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The majority of cataract surgeries performed in the U.S. are done with a local anesthetic and IV sedation.

The local anesthesia may be accomplished in one of two ways: either an injection of anesthetic around the eye or anesthetic eye drops placed on the eye, often combined with an injection of a small amount of anesthetic into the front of the eye at the very beginning of surgery.

The injection of anesthetic around the eye generally produces a deeper anesthesia for the surgery than the topical method but it also comes with increased risk. There is a very small chance of potentially serious bleeding behind the eye and a rare chance of inadvertent penetration of the back of the eye with the injection needle.

The topical anesthesia has lower risk but does not provide quite as deep of an anesthesia, although the overwhelming majority of people having cataract surgery with a topical anesthetic do not experience any significant pain during the procedure. 

The other difference between the two anesthesias is that with topical anesthesia you maintain your ability to move your eye around whereas with injection anesthesia the eye muscles are temporarily paralyzed so your eye doesn’t move during the surgery.  When you have topical anesthesia it is important for you to try to stare straight ahead at the light in the microscope above you. Most people accomplish this quite easily.

Along with the anesthetic to the eye, in most cataract surgeries an anesthetist will also give you some mild sedative medication through an IV. This relaxes you but does not put you “out,” although some people do fall asleep during the procedure from the effects of the sedation.

Many people who have cataract surgery with IV sedation don’t remember some of the surgery because of the amnesiac effect that occurs from the sedative. This often doesn’t happen when you return for surgery on your second eye.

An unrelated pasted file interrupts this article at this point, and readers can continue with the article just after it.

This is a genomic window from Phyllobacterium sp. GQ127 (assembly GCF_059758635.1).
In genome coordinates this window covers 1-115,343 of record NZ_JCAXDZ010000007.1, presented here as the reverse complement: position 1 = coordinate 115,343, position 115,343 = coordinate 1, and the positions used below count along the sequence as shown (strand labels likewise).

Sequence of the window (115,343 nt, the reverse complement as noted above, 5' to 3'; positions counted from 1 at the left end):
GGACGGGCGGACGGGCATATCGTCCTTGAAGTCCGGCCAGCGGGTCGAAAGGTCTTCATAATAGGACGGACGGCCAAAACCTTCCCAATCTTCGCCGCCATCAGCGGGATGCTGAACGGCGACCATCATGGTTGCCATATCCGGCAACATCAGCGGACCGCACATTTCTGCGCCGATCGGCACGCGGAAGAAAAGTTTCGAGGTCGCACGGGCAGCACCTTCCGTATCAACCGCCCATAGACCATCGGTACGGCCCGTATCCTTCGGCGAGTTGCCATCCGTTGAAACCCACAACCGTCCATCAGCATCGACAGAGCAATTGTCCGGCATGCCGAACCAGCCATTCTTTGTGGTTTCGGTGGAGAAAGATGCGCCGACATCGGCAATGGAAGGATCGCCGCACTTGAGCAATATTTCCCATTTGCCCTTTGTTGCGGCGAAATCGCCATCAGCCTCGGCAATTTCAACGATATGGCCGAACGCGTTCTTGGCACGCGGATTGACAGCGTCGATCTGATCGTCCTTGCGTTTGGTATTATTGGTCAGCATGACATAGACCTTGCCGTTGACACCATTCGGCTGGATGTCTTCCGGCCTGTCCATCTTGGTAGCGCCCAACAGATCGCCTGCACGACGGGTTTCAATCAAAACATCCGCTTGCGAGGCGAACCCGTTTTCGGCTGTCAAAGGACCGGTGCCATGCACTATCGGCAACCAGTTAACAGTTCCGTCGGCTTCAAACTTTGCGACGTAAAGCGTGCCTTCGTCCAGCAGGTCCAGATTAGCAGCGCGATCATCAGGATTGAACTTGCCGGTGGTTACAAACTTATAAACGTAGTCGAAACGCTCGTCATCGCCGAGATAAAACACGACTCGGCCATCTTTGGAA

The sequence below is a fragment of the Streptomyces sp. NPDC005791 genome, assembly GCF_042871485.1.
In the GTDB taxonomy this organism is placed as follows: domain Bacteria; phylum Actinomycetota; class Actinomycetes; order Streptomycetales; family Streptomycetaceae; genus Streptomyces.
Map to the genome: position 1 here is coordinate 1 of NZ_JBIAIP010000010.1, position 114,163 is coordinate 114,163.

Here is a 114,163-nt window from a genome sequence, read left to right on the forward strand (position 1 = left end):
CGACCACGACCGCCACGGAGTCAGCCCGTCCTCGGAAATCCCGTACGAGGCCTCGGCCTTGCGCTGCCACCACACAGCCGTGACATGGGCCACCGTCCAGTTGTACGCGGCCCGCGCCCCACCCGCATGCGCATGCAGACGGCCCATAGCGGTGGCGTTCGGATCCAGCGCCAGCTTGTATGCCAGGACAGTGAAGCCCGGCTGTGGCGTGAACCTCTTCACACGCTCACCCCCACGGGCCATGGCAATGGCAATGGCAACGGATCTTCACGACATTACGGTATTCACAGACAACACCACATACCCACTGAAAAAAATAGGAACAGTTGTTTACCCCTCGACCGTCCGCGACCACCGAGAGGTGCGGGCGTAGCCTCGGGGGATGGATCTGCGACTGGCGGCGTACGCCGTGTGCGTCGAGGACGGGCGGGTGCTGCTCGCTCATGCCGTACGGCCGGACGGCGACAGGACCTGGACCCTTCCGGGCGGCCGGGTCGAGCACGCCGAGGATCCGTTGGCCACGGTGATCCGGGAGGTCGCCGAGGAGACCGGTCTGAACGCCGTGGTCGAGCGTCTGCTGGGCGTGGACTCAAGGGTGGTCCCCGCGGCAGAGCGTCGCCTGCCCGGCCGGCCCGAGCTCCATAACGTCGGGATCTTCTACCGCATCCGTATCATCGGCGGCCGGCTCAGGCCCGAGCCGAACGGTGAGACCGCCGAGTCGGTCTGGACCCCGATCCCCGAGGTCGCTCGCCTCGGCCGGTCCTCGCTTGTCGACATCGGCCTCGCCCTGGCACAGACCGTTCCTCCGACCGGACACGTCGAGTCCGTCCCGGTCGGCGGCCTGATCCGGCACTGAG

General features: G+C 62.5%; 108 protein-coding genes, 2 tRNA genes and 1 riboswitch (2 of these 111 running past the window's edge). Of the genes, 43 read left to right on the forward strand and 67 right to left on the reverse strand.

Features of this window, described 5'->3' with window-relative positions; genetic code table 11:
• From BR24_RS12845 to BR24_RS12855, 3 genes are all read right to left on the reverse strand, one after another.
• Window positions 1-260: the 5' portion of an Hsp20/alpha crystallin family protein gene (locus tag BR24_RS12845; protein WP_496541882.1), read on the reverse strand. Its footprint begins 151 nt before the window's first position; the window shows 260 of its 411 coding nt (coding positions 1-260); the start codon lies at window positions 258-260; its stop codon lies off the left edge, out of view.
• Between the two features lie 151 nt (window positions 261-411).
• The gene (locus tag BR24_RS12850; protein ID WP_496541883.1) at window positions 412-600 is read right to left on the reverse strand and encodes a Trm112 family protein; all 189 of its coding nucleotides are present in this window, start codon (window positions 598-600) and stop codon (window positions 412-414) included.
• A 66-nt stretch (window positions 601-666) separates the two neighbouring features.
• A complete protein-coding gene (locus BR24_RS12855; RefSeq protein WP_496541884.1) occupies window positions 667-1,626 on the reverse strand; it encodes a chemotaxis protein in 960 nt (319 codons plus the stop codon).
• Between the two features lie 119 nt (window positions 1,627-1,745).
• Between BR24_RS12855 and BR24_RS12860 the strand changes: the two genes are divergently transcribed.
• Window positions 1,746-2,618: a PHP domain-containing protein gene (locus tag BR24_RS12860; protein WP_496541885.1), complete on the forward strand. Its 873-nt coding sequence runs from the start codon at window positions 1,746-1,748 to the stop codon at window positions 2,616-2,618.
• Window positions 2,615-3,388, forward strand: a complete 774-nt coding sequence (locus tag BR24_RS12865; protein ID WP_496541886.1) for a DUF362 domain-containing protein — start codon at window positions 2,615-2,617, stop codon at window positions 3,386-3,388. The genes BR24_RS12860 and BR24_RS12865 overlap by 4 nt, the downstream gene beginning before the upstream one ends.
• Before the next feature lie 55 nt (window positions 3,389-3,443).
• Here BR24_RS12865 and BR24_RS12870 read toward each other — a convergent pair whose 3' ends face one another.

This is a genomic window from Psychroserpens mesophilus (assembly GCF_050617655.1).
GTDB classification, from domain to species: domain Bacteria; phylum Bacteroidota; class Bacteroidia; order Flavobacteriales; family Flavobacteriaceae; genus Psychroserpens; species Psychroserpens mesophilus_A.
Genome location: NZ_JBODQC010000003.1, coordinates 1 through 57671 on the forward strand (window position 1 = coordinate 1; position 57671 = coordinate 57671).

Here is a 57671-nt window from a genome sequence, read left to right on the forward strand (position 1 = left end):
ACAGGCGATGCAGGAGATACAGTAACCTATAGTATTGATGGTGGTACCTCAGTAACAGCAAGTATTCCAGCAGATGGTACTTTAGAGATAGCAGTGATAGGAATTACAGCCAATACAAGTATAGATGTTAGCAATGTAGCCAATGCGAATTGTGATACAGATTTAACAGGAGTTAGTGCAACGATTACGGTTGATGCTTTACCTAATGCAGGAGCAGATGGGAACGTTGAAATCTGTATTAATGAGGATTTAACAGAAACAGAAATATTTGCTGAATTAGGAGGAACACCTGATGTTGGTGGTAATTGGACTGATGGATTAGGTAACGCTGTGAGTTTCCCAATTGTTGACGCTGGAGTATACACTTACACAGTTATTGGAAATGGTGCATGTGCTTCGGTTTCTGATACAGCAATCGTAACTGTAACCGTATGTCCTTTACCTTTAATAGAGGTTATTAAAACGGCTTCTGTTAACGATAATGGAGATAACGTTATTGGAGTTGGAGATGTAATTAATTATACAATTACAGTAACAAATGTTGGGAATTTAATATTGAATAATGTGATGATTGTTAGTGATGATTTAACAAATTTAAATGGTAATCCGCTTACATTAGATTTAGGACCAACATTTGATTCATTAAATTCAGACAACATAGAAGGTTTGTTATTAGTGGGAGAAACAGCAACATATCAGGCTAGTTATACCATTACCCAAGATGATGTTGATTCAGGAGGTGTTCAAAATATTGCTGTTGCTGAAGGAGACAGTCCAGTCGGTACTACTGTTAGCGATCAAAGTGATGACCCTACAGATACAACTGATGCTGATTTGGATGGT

Despite often getting the exact same dose of sedative on the second surgery you have significant less amnesia the second time. This is caused by a quick buildup in tolerance to the medication. 

When they have their second surgeries, many patients feel that the surgery was significantly different than the first time even though it was done exactly the same. The reason is just that you remember more the second time.

On rare occasions people need to have general anesthesia to have their cataracts removed. Today, that is mostly done for people who are incapable of cooperating and staying still for the surgery. For everyone who can cooperate it is generally not worth the risks, which include death, to put people to sleep for a surgery that is easily done under a local anesthetic.

Article contributed by Dr. Brian Wnorowski, M.D.

This blog provides general information and discussion about eye health and related subjects. The words and other content provided in this blog, and in any linked materials, are not intended and should not be construed as medical advice. If the reader or any other person has a medical concern, he or she should consult with an appropriately licensed physician. The content of this blog cannot be reproduced or duplicated without the express written consent of Eye IQ.